Lorenzo ran out and got Leila and Mum and they came running in with big wide grins. We were on cloud 9! We had a physiological third stage and I was shown how to guide the placenta out and wow, they are HUGE! It has almost been a year since she was born and our little family has been on a post birth high ever since. What a magical way to welcome your baby and start this amazing journey with a new human being! We are all so happy and joyous of her arrival and since this experience, having our baby at home has brought so much healing and love that we couldn’t of asked for better or imagined a more ideal way to bring our baby earthside… So, the official stats were all up: Established labour: 2.5 hours. Second stage: 9 minutes. Marta was 3.43kgs and 52cms long.
I’m sharing this story here because when I fell pregnant I’d never heard a positive birth experience. Not one. I’d heard all about forceps, and pain, and emergencies, and pain, and stitches, and pain, and lots of interventions and generally a lot of drama. I hope you get something from reading it, and that afterwards you’ll be inspired to see how beautiful and empowering childbirth can be.
The birth of our bub eight months ago was the greatest experience of my life.
Definitely my biggest achievement. Hands down the most exhilarating and spiritual thing I’ve ever gone through and the closest I’ve ever felt to my husband Rowan.
Row and I always knew we wanted to be parents. Even before getting engaged we’d talked about how many kids we wanted (the magic number still remains at five – even numbers are boring and three is not enough).
It’d been somewhat of a journey to get to our birth. After experiencing a miscarriage for our first pregnancy we were even more grateful for the gift of new life, and were looking forward to the due date with responsibility-laden expectancy. Our baby would be the first grandchild on both sides and you can imagine how much our families were bursting with excitement.
When we’d found out we were pregnant, we knew very little about childbirth. I thought you just went to the hospital and had to have a big needle in your back and someone kind of helped pull the baby out. My husband’s knowledge was even worse. At one point he said to me “Babe, there’s no way I’m touching the baby until someone cleans it up, and I’m going to be north of the blue sheet the whole time so I don’t have to see a thing!”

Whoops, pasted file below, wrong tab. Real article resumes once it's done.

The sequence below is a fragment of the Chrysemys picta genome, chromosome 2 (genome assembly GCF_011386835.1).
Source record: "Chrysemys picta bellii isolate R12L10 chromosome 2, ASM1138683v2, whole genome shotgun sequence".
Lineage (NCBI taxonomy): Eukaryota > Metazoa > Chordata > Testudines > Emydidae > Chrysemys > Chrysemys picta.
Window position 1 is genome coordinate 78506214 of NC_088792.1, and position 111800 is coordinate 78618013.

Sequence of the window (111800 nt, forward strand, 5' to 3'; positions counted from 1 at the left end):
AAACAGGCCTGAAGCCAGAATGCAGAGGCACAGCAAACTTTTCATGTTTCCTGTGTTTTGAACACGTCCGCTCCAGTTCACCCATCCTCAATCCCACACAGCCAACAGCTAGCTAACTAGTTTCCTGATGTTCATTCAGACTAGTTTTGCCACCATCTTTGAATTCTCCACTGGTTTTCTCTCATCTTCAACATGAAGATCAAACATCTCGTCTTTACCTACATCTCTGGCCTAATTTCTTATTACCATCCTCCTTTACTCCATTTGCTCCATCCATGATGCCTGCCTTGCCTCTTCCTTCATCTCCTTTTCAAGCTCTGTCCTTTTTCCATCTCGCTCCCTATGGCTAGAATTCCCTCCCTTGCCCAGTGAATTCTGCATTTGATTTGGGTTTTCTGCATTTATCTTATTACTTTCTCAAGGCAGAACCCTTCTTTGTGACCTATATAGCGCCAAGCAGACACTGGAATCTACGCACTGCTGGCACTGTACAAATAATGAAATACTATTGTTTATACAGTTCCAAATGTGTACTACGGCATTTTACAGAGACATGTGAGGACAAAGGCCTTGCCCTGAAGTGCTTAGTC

This naivety and ignorance got me thinking…..there must be a better way.
A lot of women in developing countries don’t have access to hospitals, drugs, technologies and interventions, and they are finding ways to cope with the pain associated with childbirth. You only have to think of an African woman who is walking along a road throughout her labour, only to squat, push the baby out, cut the cord, tie the baby to her back, and then keep on walking.
We hear of Cambodian women out in the fields or rice paddies who do much the same, and then there are the Ju/’huan women who, upon entering labour, simply get up and walk to a place they’ve prepared earlier. They birth their babies on to a mound of grass to soften the fall. Once born, the women saw the cord with a stick, clean the baby with grass and cover the placenta with sand, keeping a mound so that no man will destroy that place or walk directly over it. It all sounds very ‘un-Hollywood’ like and it led me to believe that perhaps we overcomplicate things.
I’m not suggesting that hospitals, drugs, technology and interventions aren’t required at times. Of course they have saved the lives of many women and many babies. But I do believe that as technology has increased, our confidence to birth has decreased – we are teaching women that they don’t know how to birth and to rely on the medical system, which is one reason why we’re so caesarean happy. The World Health Organisation says that the caesarean rate should be at 15% – in some western hospitals the rate is up at 70%.
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I started on a journey of intense research, delving into historical accounts of childbirth, and learning how the medical model has evolved. I watched evey birth DVD I could get my hands on, attended many courses, and read over 30 books on the subject.
During my study I found out about a course called Calmbirth. At only 16 weeks (and with no belly in sight) Row and I found ourselves among a room full of heavily pregnant ladies and their partners. I remember the first thing the facilitator asked at the start of the course was “Why are you here?” When it got to my turn I was sure of my answer. “I want to be surrounded by positive people who view birth in a positive way. I don’t want to hear any more horror stories and I don’t want to be frightened any more”.